In the study being analyzed, Klein, Wallis & Cooke (2013) seek to determine whether and to what extent an organization’s leadership style affects its cultural norms and, consequently, its overall effectiveness. After reviewing a wide range of previous studies concerning the impact of leadership on organizational culture and effectiveness, the researchers formulated two hypotheses: a) goal setting, task facilitation, interaction facilitation and supportive leadership are positively related to constructive organizational cultures and b) goal setting, task facilitation, interaction facilitation and supportive leadership are positively related to defensive organizational cultures (Klein et al., 2013, p. 245). In order to test their hypotheses, the authors relied on two standardized questionnaires, namely the OCI and the OEI, to gather a large amount of quantitative data from 2662 respondents in 311 organizations (Klein et al., 2013, p. 243). While the OCI is widely employed within the academic and corporate sectors to evaluate organizations’ cultural values in terms of expectations and behavioral norms, the OEI uses a set of attitudinal and behavioral metrics – including leadership – that are likely to affect an organization’s effectiveness (Klein et al., 2013, p. 247).
After conducting a preliminary analysis of their hypotheses through the Pearson correlation coefficient, the researchers relied on multiple regressions to examine the relationship between the aforementioned leadership styles and constructive / defensive cultural values. The results are reported in a clear and accurate manner, thus enabling the reader to understand how they were obtained. The findings presented in the paper clearly indicate that goal emphasis, task facilitation and interaction facilitation are strongly related to constructive corporate cultures, whereas consideration leadership styles are negatively related to aggressive / defensive cultural norms. In addition, the findings support the initial proposition that cultural norms have a profound impact on both quality and corporate effectiveness. After summarizing their conclusions in a concise manner, the researchers identified limited generalizability and variability as the main limitations associated with their research (Klein et al., 2013, p. 251).

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As one of the world’s largest retailers, Walmart relies on a clear set of values and beliefs to inspire its human resources while maintaining its competitive edge. In order to promote typically constructive organizational values across its numerous branches, the company has been training its own leaders in such a way to help them balance their commitment to people with their concern for tasks. Analyzing the way in which Walmart’s managers support and motivate their employees, it is evident that the company has succeeded in developing its own hybrid leadership style, which has no doubt contributed greatly to its international expansion. Walmart’s leadership style may be defined as a combination of interaction facilitation, goal emphasis and task facilitation, as leaders are expected to respect, value and support their subordinates, who are consistently referred to as “people”, rather than human resources. At the same time, leaders are required to be decisive, enforce the company’s internal regulations and establish transparent merit systems aimed at rewarding high-performing employees.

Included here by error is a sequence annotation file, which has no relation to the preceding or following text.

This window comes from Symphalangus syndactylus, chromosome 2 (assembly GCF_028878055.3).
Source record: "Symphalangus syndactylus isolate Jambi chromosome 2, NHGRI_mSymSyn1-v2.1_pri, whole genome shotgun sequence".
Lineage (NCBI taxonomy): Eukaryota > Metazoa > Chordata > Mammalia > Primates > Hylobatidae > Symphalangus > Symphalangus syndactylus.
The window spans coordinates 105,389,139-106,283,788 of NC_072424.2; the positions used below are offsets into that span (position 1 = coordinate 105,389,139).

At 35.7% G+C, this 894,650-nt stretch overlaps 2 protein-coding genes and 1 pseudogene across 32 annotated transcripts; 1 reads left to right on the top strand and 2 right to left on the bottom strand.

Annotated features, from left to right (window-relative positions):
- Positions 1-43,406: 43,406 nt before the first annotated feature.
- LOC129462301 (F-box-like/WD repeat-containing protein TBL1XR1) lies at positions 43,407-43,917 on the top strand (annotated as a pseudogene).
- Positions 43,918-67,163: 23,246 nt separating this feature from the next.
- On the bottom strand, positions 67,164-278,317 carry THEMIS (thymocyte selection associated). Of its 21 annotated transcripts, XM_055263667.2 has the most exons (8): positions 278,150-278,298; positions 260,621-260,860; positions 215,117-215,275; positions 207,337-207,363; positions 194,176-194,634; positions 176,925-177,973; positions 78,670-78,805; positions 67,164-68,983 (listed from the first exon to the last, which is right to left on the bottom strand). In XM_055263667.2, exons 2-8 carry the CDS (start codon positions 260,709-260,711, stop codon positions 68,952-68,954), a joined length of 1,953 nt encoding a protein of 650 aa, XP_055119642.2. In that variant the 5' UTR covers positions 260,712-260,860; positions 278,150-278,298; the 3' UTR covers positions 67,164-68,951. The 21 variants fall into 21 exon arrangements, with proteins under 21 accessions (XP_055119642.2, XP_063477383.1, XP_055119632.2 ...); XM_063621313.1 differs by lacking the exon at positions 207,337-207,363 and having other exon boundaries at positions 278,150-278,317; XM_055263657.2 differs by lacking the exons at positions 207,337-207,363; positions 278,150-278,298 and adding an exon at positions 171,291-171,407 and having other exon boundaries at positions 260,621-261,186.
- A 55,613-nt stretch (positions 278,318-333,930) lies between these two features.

In view of these considerations, it is evident that Walmart’s decision to embrace a hybrid leadership style revolving around task facilitation, interaction facilitation and goal emphasis has played a key role in shaping its corporate culture, thus affecting its overall corporate effectiveness, to the extent that the U.S. retailer is known for its quality products, excellent customer service, affordable prices and competitive loyalty programs. Despite “consideration” – intended as the extent to which managers exhibit warm and supportive attitudes towards their employees – being a highly effective leadership style, both Klein et al.’s (2013) findings and Walmart’s corporate values suggest that there exists a positive relationship between constructive corporate cultures and leadership styles combining task / interaction facilitation and goal emphasis.

  • Klein, A.S., Wallis, J. & Cooke, R.A. (2013). The impact of leadership styles on organizational
    culture and firm effectiveness: An empirical study. Journal of Management & Organization, 19(3), 241-254.